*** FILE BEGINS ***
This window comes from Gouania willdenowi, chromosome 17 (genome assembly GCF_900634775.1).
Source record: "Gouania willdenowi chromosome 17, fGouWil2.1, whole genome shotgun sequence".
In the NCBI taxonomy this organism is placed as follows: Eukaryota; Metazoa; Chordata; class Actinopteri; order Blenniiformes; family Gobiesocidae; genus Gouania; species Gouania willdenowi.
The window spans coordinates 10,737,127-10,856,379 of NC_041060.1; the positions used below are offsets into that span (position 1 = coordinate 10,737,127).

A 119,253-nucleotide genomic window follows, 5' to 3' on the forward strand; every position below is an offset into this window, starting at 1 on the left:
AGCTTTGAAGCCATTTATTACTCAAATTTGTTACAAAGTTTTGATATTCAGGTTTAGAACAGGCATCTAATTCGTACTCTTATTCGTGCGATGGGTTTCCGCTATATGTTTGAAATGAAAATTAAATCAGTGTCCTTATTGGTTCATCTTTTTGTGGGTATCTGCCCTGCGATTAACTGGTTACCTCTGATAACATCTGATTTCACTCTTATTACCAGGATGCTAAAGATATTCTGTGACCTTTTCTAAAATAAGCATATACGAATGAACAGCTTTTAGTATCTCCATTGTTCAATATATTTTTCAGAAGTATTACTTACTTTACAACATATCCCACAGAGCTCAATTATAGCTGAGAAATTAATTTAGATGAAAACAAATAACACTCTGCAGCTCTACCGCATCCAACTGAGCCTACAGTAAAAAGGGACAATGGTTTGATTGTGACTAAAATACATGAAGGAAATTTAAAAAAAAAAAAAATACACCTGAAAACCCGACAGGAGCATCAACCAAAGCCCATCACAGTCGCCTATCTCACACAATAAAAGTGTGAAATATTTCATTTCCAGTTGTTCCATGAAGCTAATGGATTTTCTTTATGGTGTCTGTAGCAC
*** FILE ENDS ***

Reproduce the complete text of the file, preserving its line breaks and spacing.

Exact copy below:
This window comes from Gouania willdenowi, chromosome 17 (genome assembly GCF_900634775.1).
Source record: "Gouania willdenowi chromosome 17, fGouWil2.1, whole genome shotgun sequence".
In the NCBI taxonomy this organism is placed as follows: Eukaryota; Metazoa; Chordata; class Actinopteri; order Blenniiformes; family Gobiesocidae; genus Gouania; species Gouania willdenowi.
The window spans coordinates 10,737,127-10,856,379 of NC_041060.1; the positions used below are offsets into that span (position 1 = coordinate 10,737,127).

A 119,253-nucleotide genomic window follows, 5' to 3' on the forward strand; every position below is an offset into this window, starting at 1 on the left:
AGCTTTGAAGCCATTTATTACTCAAATTTGTTACAAAGTTTTGATATTCAGGTTTAGAACAGGCATCTAATTCGTACTCTTATTCGTGCGATGGGTTTCCGCTATATGTTTGAAATGAAAATTAAATCAGTGTCCTTATTGGTTCATCTTTTTGTGGGTATCTGCCCTGCGATTAACTGGTTACCTCTGATAACATCTGATTTCACTCTTATTACCAGGATGCTAAAGATATTCTGTGACCTTTTCTAAAATAAGCATATACGAATGAACAGCTTTTAGTATCTCCATTGTTCAATATATTTTTCAGAAGTATTACTTACTTTACAACATATCCCACAGAGCTCAATTATAGCTGAGAAATTAATTTAGATGAAAACAAATAACACTCTGCAGCTCTACCGCATCCAACTGAGCCTACAGTAAAAAGGGACAATGGTTTGATTGTGACTAAAATACATGAAGGAAATTTAAAAAAAAAAAAAATACACCTGAAAACCCGACAGGAGCATCAACCAAAGCCCATCACAGTCGCCTATCTCACACAATAAAAGTGTGAAATATTTCATTTCCAGTTGTTCCATGAAGCTAATGGATTTTCTTTATGGTGTCTGTAGCAC